Or, if it works, leave it alone, 'cause you're done! - :up
 

thisBUDsforyou

SatelliteGuys Guru
Dec 9, 2007
141
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You're right of course. And if I did all that I'd be closer to the original design specs of the dish and probably would get a smidge more signal. But you know what? I'm lazy and it works the way it is.
 
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neftv

SatelliteGuys Pro
Dec 9, 2005
199
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PA USA
Here ya go. In the second picture you can see that all I used was a metal plate I had lying around and a hose clamp which I bought at Home Despot for about a dollar. I drilled three holes in the metal plate, two to go in the holes in the LNB arm (I used the original Philips head screws) and one in the center to bolt the hose clamp to. The last two pictures show the original feed horn/ LNB assembly. In the fourth picture you can see my fabricated clips on the back of the dish.

Wow thanks. question. Instead of having the center bracket that you drilled 3 holes is it possible to bolt the hose clamp with the original philips head screws the feed horn directly on the mount so it sits lower. The Pipe clamp is like an upside down U and bolted to the mount directly that way. Or are the phillips bolts mounting to close to each other to do that?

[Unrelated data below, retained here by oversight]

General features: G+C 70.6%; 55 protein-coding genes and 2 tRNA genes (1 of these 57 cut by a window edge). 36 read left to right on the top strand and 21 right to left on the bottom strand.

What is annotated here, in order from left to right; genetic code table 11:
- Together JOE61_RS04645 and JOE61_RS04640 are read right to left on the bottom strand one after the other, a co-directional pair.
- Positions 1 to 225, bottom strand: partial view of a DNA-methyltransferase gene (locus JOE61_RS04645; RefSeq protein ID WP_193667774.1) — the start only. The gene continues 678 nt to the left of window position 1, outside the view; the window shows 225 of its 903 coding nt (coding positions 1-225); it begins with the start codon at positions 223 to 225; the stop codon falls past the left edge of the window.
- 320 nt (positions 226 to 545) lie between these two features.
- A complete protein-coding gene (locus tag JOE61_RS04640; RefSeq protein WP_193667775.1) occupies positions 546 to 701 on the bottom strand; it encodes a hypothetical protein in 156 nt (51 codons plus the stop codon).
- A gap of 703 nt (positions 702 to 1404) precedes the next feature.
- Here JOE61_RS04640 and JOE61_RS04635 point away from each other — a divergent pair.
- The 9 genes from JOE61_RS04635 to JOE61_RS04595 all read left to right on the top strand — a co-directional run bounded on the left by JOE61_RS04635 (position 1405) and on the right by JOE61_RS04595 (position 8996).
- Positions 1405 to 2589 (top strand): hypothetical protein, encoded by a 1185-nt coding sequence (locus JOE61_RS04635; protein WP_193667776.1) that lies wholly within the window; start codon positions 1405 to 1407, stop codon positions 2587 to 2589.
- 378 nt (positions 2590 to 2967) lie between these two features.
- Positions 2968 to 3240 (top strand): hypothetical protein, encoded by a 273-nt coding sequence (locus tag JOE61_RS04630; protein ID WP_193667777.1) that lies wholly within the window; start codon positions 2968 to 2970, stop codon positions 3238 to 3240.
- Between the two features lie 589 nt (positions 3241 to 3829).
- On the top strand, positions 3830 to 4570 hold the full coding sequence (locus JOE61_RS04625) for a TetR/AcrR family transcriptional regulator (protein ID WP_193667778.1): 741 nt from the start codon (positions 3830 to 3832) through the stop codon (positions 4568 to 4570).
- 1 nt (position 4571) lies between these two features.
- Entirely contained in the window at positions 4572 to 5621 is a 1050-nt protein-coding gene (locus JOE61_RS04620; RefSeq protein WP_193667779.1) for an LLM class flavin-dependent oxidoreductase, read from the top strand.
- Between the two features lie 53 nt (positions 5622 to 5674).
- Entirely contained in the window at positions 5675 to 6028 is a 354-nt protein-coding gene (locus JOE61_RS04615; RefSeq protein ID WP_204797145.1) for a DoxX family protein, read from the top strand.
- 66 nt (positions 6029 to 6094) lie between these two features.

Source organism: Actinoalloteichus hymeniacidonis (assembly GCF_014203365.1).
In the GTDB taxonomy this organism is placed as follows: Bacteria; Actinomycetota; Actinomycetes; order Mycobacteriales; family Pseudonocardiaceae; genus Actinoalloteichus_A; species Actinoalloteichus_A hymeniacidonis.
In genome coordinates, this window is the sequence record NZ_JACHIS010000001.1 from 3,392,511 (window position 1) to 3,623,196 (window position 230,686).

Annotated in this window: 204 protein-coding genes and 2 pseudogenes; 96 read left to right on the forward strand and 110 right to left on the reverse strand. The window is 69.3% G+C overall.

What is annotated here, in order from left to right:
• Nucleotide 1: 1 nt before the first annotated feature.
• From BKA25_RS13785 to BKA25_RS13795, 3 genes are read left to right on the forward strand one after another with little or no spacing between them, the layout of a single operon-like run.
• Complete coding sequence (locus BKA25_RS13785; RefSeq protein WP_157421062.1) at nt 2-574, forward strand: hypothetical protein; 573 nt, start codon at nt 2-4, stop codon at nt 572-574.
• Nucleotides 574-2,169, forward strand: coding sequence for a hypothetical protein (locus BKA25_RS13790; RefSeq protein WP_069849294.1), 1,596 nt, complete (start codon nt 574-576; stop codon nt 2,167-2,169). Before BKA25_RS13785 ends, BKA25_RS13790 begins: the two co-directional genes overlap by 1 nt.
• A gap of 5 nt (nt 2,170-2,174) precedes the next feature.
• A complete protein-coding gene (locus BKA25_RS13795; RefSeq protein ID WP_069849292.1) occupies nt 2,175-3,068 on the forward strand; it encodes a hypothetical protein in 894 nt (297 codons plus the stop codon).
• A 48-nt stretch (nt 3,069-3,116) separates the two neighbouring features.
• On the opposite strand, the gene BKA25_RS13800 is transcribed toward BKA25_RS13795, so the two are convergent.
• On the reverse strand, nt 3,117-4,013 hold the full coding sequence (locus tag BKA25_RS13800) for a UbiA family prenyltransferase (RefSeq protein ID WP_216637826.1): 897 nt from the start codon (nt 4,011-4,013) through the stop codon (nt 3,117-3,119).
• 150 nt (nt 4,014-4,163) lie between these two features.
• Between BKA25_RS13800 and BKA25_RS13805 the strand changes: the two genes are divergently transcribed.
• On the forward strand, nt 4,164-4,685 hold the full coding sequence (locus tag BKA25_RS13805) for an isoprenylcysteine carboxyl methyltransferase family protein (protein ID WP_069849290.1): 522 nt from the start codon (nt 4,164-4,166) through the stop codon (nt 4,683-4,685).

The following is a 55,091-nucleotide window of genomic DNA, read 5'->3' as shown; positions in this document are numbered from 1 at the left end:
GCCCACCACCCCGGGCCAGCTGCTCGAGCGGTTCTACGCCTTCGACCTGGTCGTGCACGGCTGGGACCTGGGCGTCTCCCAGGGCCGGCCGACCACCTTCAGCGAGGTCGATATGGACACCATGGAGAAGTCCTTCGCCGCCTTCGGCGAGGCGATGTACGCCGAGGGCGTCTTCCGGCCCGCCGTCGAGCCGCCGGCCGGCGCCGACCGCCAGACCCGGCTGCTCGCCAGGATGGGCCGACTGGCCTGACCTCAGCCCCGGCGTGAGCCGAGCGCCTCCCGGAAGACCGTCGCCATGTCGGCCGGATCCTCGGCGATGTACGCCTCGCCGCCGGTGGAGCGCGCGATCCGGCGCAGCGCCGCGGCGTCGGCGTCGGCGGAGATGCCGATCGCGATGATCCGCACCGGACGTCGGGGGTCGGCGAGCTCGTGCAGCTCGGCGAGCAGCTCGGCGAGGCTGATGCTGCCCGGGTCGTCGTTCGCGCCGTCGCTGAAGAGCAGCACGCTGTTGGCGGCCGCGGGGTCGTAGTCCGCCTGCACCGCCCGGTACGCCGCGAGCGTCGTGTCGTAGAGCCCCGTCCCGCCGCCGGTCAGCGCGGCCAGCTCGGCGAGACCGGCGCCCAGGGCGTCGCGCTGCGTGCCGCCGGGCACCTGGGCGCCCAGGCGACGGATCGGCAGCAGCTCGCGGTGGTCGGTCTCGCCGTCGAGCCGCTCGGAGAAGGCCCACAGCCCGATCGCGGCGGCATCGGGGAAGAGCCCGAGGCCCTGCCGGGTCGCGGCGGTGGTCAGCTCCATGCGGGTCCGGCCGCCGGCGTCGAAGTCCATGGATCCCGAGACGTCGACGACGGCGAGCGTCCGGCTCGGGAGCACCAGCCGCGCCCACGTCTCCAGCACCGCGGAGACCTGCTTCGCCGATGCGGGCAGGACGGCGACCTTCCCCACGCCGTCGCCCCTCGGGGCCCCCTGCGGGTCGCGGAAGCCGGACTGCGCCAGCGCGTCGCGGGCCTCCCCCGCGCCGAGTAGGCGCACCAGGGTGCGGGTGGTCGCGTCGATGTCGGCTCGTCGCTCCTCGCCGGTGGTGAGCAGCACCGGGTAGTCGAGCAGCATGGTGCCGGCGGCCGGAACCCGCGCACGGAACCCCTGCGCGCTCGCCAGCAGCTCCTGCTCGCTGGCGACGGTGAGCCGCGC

Mr Tony

SatelliteGuys Pro
Supporting Founder
Nov 17, 2003
295
43
Mankato, MN
Sometimes ya need to take the large diameter plastic off the neck of some LNBs, exposing the small diameter throat tube, and that may fit the half-moon better.
I don't have one here, but you can tell from inspection, what needs to be done.
Iceberg has posted on the subject a number of times.
Maybe you can find one of his pictures where he did that very thing (though, maybe on a different dish).

ta da ;) Cut the casing from behind the eye like the pic and that will fit right into the 25m slot on the dish
 

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Mr Tony